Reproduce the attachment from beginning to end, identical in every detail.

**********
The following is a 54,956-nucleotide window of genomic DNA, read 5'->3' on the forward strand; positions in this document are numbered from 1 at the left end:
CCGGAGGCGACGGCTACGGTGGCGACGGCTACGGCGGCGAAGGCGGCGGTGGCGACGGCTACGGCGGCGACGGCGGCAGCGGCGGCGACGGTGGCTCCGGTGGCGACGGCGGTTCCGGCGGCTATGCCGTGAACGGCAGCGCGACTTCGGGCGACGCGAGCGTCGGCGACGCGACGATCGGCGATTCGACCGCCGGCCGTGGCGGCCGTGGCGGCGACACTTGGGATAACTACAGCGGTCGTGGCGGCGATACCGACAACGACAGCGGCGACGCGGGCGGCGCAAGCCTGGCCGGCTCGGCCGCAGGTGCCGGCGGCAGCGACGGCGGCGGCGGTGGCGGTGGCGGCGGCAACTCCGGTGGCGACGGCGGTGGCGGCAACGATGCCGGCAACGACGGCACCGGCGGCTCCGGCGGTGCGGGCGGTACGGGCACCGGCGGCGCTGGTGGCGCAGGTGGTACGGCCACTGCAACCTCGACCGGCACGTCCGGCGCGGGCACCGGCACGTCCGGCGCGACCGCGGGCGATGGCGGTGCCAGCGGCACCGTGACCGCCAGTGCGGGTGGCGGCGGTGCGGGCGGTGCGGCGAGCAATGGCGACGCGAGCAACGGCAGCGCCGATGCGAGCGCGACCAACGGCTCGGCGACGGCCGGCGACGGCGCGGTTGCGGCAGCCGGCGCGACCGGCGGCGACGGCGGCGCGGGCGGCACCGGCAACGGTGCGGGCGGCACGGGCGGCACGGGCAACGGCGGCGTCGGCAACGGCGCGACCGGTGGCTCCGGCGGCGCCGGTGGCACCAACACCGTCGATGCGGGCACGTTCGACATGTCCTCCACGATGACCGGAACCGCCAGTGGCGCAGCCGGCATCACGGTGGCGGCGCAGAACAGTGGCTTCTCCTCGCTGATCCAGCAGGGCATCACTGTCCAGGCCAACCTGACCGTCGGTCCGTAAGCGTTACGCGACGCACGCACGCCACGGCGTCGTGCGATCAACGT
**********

The following is a 54,956-nucleotide window of genomic DNA, read 5'->3' on the forward strand; positions in this document are numbered from 1 at the left end:
CCGGAGGCGACGGCTACGGTGGCGACGGCTACGGCGGCGAAGGCGGCGGTGGCGACGGCTACGGCGGCGACGGCGGCAGCGGCGGCGACGGTGGCTCCGGTGGCGACGGCGGTTCCGGCGGCTATGCCGTGAACGGCAGCGCGACTTCGGGCGACGCGAGCGTCGGCGACGCGACGATCGGCGATTCGACCGCCGGCCGTGGCGGCCGTGGCGGCGACACTTGGGATAACTACAGCGGTCGTGGCGGCGATACCGACAACGACAGCGGCGACGCGGGCGGCGCAAGCCTGGCCGGCTCGGCCGCAGGTGCCGGCGGCAGCGACGGCGGCGGCGGTGGCGGTGGCGGCGGCAACTCCGGTGGCGACGGCGGTGGCGGCAACGATGCCGGCAACGACGGCACCGGCGGCTCCGGCGGTGCGGGCGGTACGGGCACCGGCGGCGCTGGTGGCGCAGGTGGTACGGCCACTGCAACCTCGACCGGCACGTCCGGCGCGGGCACCGGCACGTCCGGCGCGACCGCGGGCGATGGCGGTGCCAGCGGCACCGTGACCGCCAGTGCGGGTGGCGGCGGTGCGGGCGGTGCGGCGAGCAATGGCGACGCGAGCAACGGCAGCGCCGATGCGAGCGCGACCAACGGCTCGGCGACGGCCGGCGACGGCGCGGTTGCGGCAGCCGGCGCGACCGGCGGCGACGGCGGCGCGGGCGGCACCGGCAACGGTGCGGGCGGCACGGGCGGCACGGGCAACGGCGGCGTCGGCAACGGCGCGACCGGTGGCTCCGGCGGCGCCGGTGGCACCAACACCGTCGATGCGGGCACGTTCGACATGTCCTCCACGATGACCGGAACCGCCAGTGGCGCAGCCGGCATCACGGTGGCGGCGCAGAACAGTGGCTTCTCCTCGCTGATCCAGCAGGGCATCACTGTCCAGGCCAACCTGACCGTCGGTCCGTAAGCGTTACGCGACGCACGCACGCCACGGCGTCGTGCGATCAACGT